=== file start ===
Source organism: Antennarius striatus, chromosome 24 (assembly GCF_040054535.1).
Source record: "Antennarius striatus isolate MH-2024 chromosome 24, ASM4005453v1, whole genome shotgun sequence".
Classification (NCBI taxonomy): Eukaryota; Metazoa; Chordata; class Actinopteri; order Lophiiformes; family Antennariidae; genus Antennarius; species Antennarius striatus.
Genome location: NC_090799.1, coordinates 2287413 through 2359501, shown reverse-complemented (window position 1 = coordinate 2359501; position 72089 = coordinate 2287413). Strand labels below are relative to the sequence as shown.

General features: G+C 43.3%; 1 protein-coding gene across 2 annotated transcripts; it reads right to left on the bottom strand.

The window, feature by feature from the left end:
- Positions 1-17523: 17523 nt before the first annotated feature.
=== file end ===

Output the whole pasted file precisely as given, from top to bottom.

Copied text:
Source organism: Antennarius striatus, chromosome 24 (assembly GCF_040054535.1).
Source record: "Antennarius striatus isolate MH-2024 chromosome 24, ASM4005453v1, whole genome shotgun sequence".
Classification (NCBI taxonomy): Eukaryota; Metazoa; Chordata; class Actinopteri; order Lophiiformes; family Antennariidae; genus Antennarius; species Antennarius striatus.
Genome location: NC_090799.1, coordinates 2287413 through 2359501, shown reverse-complemented (window position 1 = coordinate 2359501; position 72089 = coordinate 2287413). Strand labels below are relative to the sequence as shown.

General features: G+C 43.3%; 1 protein-coding gene across 2 annotated transcripts; it reads right to left on the bottom strand.

The window, feature by feature from the left end:
- Positions 1-17523: 17523 nt before the first annotated feature.